Many functions in Google Sheets serve the purpose of counting. For example, the COUNT function helps you count cells in a range containing a specific type of data, while the COUNTA function helps you count the number of cells in a range containing all types of data.

However, when you want to count based on multiple criteria, you have one option, the COUNTIFS function. In this tutorial, we will provide you with an easy guideline on using COUNTIFS Google Sheets function with the help of some simple examples.

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**What Does the COUNTIFS Function Do in Google Sheets?**

The COUNTIFS function in Google Sheets lets you count the number of cells in a given range based on multiple criteria in multiple columns. The function counts a cell in the given range if it meets **all** the criteria specified.

**COUNTIFS Google Sheets Syntax**

Syntax for the COUNTIFS Function in Google Sheets is as follows:

*= COUNTIFS (criteria_range1, condition1,[ criteria_range2, condition2,…])*

Here,

*criteria_range1*is the range of cells that you want to count based on*condition1*.*condition1*is the condition that should be satisfied for a cell of*criteria_range1*to be included in the count.*criteria_range2*, and*condition2*are the additional ranges and criteria that you want to check. This set of parameters is repeatable.

**Note**: The number of rows and columns in your additional *criteria_range *parameters should be equal to those in their corresponding condition parameters.

The COUNTIFS function scans each cell in the given *criteria_range1 *and counts just the cells that match all the given conditions. In the end, it returns the total number of cells that it counted.

**How to Use the COUNTIFS Function in Google Sheets**

To demonstrate how to use the COUNTIFS function, let us take some formula examples in Google Sheets based on our sample dataset.

You can make a copy of our example sheet here.

**Using COUNTIFS in Google Sheets with Number Criterion and Text Criterion**

When you have numeric values as your criteria, you can directly put them in the Google Sheets COUNTIFS formula or use a cell reference in their place. On the other hand, if we had a text or text string criterion, then we would need to enclose the text in quotation marks.

Let’s say in our example sheet, we wanted to count the Items worth 109.28 dollars that were sold Online. We would use the formula:

=COUNTIFS(E2:E22,109.28,C2:C22,"Online")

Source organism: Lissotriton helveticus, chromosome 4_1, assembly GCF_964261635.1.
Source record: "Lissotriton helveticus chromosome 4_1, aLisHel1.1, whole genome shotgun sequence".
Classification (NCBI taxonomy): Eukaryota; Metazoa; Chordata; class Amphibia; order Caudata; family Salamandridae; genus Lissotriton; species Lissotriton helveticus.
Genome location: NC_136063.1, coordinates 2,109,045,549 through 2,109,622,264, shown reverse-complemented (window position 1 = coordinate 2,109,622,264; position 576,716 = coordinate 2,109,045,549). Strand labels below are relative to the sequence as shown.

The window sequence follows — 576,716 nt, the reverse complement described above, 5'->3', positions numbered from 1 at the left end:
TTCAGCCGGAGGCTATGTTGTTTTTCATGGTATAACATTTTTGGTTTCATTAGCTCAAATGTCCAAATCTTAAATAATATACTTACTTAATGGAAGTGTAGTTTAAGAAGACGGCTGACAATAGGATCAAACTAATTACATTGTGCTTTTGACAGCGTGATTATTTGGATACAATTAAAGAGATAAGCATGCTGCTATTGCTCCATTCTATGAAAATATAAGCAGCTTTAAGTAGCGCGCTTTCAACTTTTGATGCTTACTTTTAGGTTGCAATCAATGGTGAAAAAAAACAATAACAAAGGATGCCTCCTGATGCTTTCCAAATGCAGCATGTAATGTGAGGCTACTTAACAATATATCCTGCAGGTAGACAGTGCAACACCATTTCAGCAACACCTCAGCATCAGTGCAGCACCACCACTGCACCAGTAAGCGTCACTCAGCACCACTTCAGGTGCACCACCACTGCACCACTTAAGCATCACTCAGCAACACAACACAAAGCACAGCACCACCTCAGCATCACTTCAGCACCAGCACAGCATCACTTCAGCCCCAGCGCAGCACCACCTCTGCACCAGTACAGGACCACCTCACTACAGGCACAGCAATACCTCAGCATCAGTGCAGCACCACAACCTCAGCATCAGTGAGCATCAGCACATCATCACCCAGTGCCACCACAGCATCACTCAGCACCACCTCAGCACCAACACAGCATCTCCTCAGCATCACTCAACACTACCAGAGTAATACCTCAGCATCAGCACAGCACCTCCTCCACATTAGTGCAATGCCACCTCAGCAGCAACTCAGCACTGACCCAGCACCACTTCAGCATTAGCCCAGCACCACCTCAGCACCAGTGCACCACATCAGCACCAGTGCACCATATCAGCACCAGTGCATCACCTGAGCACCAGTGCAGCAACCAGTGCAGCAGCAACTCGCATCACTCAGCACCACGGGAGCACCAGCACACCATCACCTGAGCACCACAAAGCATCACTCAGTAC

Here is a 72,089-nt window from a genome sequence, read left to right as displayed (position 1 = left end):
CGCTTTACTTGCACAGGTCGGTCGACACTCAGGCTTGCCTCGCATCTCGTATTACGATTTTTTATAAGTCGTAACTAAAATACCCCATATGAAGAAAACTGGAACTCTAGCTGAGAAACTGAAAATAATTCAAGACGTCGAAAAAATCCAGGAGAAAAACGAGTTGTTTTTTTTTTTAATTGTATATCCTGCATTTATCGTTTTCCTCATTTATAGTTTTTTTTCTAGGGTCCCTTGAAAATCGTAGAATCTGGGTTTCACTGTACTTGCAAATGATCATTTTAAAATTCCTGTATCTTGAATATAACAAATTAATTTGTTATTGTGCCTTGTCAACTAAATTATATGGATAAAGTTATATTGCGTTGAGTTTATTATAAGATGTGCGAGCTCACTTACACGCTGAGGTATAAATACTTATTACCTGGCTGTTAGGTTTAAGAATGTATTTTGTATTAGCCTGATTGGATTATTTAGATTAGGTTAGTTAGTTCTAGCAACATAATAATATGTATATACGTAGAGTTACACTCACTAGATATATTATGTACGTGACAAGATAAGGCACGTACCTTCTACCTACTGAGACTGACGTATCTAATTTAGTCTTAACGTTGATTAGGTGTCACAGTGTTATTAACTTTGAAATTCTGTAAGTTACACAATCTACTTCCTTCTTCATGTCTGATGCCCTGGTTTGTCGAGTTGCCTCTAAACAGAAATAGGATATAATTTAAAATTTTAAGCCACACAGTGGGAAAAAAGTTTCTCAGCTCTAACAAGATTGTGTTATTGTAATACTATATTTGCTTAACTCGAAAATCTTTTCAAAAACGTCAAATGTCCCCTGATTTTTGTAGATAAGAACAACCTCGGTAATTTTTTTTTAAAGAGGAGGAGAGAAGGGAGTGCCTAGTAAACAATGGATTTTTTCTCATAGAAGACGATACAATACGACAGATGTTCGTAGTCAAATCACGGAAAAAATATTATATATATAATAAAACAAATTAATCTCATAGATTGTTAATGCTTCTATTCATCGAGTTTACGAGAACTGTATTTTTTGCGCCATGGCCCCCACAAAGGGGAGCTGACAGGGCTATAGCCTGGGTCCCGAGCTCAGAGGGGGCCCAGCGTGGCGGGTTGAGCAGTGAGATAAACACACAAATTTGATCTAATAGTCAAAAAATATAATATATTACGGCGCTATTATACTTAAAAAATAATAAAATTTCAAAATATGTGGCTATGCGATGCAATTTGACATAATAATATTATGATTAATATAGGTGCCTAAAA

In this formula, the price condition, which is in numerical form, is keyed in directly, but the text is put in quotation marks. The result is 2, which is the number of items sold online for the price of 109.28.

**Using COUNTIFS with Logical Operators**

We can also use the COUNTIF Google Sheets function with logical expressions. In this case, we need to use quotation marks even when dealing with numerical figures.

Logical operators are used to compare values. They include:

> greater than

< less than

= equal to

>= greater than or equal to

<= less than or equal to

<> not equal to

In our example sheet, we can count the number of items sold offline that are worth more than $200. To do this, we will use the formula:

=COUNTIFS(E2:E22,">200",C2:C22,"Offline")

In this COUNTIFS example Google Sheets, the result is 5, which is the number of items sold Offline worth more than $200. When using logical operators, we can’t use cell references since they need to be in quotation marks, and Google Sheets will take them literally rather than as a cell reference. This will return an ERROR!

**Using COUNTIFS with Date Criterion**

Let’s say we want to find out how many baby food items were sold online before 1/1/2015. Before we go ahead and write the formula, it’s essential to understand what we require here.

We want to count the items where:

*Item type*= “*Baby Food*”*Sales Channel*= “*Online”, and**Order date “*<1/1/2015”

As we can see, we have three different conditions that need to be satisfied for an item to be considered when counting. So our COUNTIFS formula in Google Sheets would be:

=COUNTIFS(B2:B22,"Baby Food",C2:C22,"Online",D2:D22,"<1/1/2015")

Here’s the result we get:

Let us take another example. Say we want to find out how many office supply items worth more than $100 were sold offline.